“No matter the recipe, each of us changes a dish by our own preparation of it. It’s the same with stories—once you put them out there, readers get to interpret them and be affected by them as they will. Ultimately, it’s my hope that this book leaves the reader with that quiet smile we all get after we eat a favorite comfort food. Basically, I’m going for the afterglow of a big bowl of spaghetti.”—from the Introduction

As her fiftieth birthday approached, the woman who taught America how to get dinner on the table, fast, started thinking not just about what to cook that night, but how her passion for food and feeding people had developed over her first fifty years.

Filled with twenty-five thoughtful essays and 125 delicious recipes, Rachael Ray 50 reads like a memoir and a cookbook at once. Captured here are the moments and dishes Rachael finds most special, the ones she makes in her own home and that you won’t find on her television shows or in her magazine. Here are the memories that made her laugh out loud, or made her teary. The result is a collection that offers the perfect blend of kitchen and life wisdom, including thoughts on how we can all better serve the world and one another.

Also featured within these pages are gorgeous food photography, personal photos, and Rachael’s own hand-drawn illustrations, offering a revealing and intimate glimpse into her world and her every day inspiration.
A food writer and editor of the Time-Life cooking series shares stories and recipes from his friendship with a legendary Provençal chef and vineyard owner.
 
Of all of the culinary treasures that Richard Olney brought home from France for his American audience, the spritely and commanding Lulu Peyraud is perhaps the most memorable. A second-generation proprietor of Provence’s noted vineyard Domaine Tempier, and producer of some of the region’s best wines and meals, Lulu has for more than fifty years been Provence’s best-kept secret. Mother of seven, Lulu still owns and operates Domaine Tempier with her family, serving up wit and warmth with remarkable food at the vineyard. Hosting American tastemakers like Alice Waters, Paul Bertolli, Gerald Asher, Paula Wolfert, and Kermit Lynch through the years, Lulu has willingly shared her sweeping culinary knowledge, wisdom, and resourcefulness with anyone who stopped by.
 
In Lulu’s Provençal Table, Olney, who shared an unguarded friendship with Lulu, relays the everyday banter, lessons, and more than 150 recipes that have emerged from her kitchen. Peppered with more than 75 photographs, Olney’s tribute aptly celebrates the spirit and gifts of this culinary legend.
 
“With good-humored admiration, sharp-eyed description and lucid instruction, Olney—and Lulu—bring readers traditional Provencal cooking at its finest.” —Publishers Weekly
 
“The tentative giving and taking of recipes quietly evolved into a book so rich in collaboration that Lulu together with Richard seemed to become as one: a magical, culinary love affair.” —Simon Hopkinson, The Observer
THE NEW YORK TIMES BESTSELLER
WINNER OF AN ASTONISHING FOUR IACP AWARDS, INCLUDING COOKBOOK OF THE YEAR AND THE JULIA CHILD FIRST BOOK AWARD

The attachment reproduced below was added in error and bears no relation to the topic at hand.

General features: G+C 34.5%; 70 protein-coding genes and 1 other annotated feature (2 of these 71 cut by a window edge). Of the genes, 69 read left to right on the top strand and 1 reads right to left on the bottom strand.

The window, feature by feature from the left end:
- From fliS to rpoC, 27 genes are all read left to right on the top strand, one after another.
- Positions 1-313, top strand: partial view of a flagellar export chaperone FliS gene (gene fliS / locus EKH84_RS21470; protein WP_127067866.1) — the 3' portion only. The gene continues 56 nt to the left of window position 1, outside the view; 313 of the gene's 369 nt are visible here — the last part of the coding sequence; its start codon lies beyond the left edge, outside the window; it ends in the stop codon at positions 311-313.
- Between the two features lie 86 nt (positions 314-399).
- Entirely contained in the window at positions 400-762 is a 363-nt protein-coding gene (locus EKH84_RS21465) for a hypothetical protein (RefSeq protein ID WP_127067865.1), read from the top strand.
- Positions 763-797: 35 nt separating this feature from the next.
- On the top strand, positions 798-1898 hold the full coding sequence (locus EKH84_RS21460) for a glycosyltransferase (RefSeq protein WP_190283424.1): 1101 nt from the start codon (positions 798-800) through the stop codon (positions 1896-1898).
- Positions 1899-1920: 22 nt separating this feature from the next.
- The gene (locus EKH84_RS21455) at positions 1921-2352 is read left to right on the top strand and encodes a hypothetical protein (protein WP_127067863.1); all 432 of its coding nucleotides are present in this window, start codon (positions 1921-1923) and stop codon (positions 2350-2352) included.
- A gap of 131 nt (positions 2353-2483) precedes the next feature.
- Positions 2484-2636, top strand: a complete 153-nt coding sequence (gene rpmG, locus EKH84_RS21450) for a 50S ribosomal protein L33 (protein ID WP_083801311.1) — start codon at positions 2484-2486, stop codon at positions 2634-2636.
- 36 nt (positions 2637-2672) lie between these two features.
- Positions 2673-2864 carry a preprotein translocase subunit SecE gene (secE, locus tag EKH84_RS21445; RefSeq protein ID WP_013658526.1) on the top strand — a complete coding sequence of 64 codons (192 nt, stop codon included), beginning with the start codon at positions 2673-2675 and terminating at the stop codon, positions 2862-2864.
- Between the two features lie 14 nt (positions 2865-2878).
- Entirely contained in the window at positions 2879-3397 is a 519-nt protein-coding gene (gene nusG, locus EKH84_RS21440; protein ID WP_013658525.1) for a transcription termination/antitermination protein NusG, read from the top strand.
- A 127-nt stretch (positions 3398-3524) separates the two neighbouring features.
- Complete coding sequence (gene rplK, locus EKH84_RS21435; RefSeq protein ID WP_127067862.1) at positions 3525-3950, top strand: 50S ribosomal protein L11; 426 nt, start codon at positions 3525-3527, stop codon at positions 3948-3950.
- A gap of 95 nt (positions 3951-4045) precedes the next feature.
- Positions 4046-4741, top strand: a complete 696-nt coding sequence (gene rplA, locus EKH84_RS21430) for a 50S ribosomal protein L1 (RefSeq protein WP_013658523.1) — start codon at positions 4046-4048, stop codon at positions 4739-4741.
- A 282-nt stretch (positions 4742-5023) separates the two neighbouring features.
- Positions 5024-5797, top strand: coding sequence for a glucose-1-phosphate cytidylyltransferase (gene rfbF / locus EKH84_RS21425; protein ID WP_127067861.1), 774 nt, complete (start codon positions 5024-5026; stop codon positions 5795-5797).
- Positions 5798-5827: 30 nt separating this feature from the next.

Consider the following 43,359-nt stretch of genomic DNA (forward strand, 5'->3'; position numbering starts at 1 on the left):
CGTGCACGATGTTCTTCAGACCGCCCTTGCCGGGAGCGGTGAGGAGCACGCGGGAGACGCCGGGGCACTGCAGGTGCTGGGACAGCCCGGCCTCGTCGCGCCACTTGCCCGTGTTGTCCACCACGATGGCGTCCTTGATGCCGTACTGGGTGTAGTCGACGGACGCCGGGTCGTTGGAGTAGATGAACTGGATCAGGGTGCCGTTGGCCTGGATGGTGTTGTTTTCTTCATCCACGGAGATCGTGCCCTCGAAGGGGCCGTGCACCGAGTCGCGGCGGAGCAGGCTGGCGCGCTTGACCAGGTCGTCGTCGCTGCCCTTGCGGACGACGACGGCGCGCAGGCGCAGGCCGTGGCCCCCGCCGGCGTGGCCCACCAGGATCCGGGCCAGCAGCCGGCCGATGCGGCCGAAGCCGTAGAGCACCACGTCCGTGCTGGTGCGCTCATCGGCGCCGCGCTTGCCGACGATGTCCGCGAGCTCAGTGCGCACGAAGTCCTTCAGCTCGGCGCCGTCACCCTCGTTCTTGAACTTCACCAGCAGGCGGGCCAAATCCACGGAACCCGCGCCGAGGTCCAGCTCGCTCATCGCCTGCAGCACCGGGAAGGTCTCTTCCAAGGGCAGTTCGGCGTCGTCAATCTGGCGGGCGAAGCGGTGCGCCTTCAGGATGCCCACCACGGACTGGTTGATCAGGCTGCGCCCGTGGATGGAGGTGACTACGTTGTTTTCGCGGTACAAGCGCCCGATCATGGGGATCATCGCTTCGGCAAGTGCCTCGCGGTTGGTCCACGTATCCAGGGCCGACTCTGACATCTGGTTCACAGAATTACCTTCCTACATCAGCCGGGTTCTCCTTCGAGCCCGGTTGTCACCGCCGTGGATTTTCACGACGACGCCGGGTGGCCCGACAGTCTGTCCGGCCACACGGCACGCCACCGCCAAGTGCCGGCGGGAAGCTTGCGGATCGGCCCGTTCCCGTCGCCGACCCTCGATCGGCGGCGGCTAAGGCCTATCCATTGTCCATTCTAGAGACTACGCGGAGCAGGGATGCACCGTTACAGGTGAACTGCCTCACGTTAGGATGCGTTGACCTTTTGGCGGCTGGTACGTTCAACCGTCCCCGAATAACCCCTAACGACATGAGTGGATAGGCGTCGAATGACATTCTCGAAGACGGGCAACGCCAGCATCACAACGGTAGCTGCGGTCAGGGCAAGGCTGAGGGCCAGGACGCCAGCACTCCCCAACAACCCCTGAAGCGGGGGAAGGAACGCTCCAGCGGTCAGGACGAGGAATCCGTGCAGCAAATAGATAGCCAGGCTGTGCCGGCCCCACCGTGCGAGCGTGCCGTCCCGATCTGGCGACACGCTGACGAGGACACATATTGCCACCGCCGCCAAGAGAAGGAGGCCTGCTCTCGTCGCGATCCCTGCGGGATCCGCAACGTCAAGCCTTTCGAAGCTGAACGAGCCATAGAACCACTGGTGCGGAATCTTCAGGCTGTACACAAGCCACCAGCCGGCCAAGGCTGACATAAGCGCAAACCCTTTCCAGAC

Vivian Howard, star of PBS's A CHEF'S LIFE, celebrates the flavors of North Carolina's coastal plain in more than 200 recipes and stories.

This new classic of American country cooking proves that the food of Deep Run, North Carolina--Vivian's home--is as rich as any culinary tradition in the world.
Organized by ingredient with dishes suited to every skill level--from beginners to confident cooks--DEEP RUN ROOTS features time-honored simple preparations alongside extraordinary meals from her acclaimed restaurant Chef and the Farmer. Home cooks will find photographs for every single recipe.
As much a storybook as it is a cookbook, DEEP RUN ROOTS imparts the true tale of Southern food: rooted in family and tradition, yet calling out to the rest of the world.
Ten years ago, Vivian opened Chef and the Farmer and put the nearby town of Kinston on the culinary map. But in a town paralyzed by recession, she couldn't hop on every new culinary trend. Instead, she focused on rural development: If you grew it, she'd buy it. Inundated by local sweet potatoes, blueberries, shrimp, pork, and beans, Vivian learned to cook the way generations of Southerners before her had, relying on resourcefulness, creativity, and the traditional ways of preserving food.
DEEP RUN ROOTS is the result of years of effort to discover the riches of Eastern North Carolina. Like The Fannie Farmer Cookbook, The Art of Simple Food, and The Taste of Country Cooking before it, this is landmark work of American food writing.
Recipes include:Family favorites like Blueberry BBQ Chicken, Creamed Collard-Stuffed Potatoes, Fried Yams with Five-Spice Maple Bacon Candy, Chicken and Rice, and Country-Style Pork Ribs in Red Curry-Braised Watermelon,Crowd-pleasers like Butterbean Hummus, Tempura-Fried Okra with Ranch Ice Cream, Pimiento Cheese Grits with Salsa and Pork Rinds, Cool Cucumber Crab Dip, and Oyster Pie, Show-stopping desserts like Warm Banana Pudding, Peaches and Cream Cake, Spreadable Cheesecake, and Pecan-Chewy Pie,And 200 more quick breakfasts, weeknight dinners, holiday centerpieces, seasonal preserves, and traditional preparations for all kinds of cooks. ---